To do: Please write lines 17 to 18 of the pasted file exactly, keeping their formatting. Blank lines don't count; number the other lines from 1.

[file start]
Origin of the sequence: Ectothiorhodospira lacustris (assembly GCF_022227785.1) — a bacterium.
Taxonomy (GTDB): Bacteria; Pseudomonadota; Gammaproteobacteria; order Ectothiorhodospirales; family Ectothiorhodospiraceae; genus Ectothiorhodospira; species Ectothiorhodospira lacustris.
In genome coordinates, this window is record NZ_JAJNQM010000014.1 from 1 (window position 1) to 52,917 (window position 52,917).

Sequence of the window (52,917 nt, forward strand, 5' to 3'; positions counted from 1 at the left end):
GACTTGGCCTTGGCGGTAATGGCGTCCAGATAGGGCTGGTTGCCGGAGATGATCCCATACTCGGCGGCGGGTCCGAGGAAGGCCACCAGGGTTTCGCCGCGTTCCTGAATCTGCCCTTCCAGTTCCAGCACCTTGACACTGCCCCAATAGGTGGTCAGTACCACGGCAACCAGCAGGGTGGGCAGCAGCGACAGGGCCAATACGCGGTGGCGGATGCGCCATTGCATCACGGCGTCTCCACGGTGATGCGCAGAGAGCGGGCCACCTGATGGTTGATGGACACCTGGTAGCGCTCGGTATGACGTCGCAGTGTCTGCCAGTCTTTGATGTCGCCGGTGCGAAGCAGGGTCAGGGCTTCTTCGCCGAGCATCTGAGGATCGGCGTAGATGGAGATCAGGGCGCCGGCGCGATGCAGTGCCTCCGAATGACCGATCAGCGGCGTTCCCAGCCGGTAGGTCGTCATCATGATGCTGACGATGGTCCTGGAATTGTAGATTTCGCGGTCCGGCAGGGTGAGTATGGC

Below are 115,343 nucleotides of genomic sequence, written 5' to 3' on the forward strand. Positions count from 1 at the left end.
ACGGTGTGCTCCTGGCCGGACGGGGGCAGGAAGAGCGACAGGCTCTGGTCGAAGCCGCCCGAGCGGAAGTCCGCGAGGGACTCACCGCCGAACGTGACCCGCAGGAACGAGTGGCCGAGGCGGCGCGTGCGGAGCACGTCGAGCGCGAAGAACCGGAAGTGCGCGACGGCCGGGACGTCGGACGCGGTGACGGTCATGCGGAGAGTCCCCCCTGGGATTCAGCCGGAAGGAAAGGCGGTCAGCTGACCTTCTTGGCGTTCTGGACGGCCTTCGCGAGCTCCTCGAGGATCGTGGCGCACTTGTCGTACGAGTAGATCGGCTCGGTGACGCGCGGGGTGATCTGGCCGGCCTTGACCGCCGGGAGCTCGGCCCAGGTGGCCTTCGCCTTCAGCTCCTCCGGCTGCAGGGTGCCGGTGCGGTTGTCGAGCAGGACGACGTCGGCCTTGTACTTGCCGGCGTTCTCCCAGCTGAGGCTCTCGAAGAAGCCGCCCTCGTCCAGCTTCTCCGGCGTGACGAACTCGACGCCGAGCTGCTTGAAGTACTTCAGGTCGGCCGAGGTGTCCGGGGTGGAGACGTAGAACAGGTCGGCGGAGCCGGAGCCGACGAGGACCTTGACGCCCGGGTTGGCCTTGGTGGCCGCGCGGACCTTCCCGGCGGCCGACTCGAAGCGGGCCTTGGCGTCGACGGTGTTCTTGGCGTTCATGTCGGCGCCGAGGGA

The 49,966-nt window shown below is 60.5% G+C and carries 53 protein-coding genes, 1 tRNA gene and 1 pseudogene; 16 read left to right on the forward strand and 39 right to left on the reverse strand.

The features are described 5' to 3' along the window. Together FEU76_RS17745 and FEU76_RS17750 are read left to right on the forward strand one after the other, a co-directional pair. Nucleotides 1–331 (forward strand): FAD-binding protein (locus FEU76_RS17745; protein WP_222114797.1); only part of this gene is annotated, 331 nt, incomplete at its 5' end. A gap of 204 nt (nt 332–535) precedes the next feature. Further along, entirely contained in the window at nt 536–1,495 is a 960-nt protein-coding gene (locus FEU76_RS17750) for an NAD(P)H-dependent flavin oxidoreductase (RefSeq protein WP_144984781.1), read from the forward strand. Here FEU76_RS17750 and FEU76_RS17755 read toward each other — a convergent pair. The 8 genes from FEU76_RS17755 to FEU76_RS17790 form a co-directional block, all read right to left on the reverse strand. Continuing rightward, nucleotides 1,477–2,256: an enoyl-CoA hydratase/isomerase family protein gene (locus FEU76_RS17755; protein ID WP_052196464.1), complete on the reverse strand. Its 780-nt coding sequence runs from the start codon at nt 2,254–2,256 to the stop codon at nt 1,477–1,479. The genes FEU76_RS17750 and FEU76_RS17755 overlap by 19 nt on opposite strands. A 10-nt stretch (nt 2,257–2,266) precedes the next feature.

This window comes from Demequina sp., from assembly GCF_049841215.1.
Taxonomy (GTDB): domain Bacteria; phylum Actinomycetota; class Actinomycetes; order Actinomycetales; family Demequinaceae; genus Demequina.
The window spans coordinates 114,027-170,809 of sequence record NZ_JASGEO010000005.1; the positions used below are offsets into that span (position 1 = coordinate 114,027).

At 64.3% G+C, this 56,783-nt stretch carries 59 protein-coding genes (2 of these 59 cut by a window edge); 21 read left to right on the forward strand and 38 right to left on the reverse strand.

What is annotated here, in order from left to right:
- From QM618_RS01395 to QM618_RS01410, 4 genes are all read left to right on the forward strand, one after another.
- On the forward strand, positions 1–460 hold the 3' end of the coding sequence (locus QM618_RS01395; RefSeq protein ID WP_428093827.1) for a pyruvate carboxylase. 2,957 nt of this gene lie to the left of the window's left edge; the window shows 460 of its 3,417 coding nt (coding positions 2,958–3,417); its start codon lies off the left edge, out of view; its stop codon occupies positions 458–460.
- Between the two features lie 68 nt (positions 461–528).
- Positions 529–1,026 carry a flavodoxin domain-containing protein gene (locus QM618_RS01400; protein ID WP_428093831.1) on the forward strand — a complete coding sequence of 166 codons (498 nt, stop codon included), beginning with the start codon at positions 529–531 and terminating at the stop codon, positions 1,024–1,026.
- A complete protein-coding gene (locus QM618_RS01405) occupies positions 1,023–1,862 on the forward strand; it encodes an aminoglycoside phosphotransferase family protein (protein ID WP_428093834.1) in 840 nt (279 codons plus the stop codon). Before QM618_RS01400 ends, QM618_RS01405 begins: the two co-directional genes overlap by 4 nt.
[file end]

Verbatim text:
- Between the two features lie 68 nt (positions 461–528).
- Positions 529–1,026 carry a flavodoxin domain-containing protein gene (locus QM618_RS01400; protein ID WP_428093831.1) on the forward strand — a complete coding sequence of 166 codons (498 nt, stop codon included), beginning with the start codon at positions 529–531 and terminating at the stop codon, positions 1,024–1,026.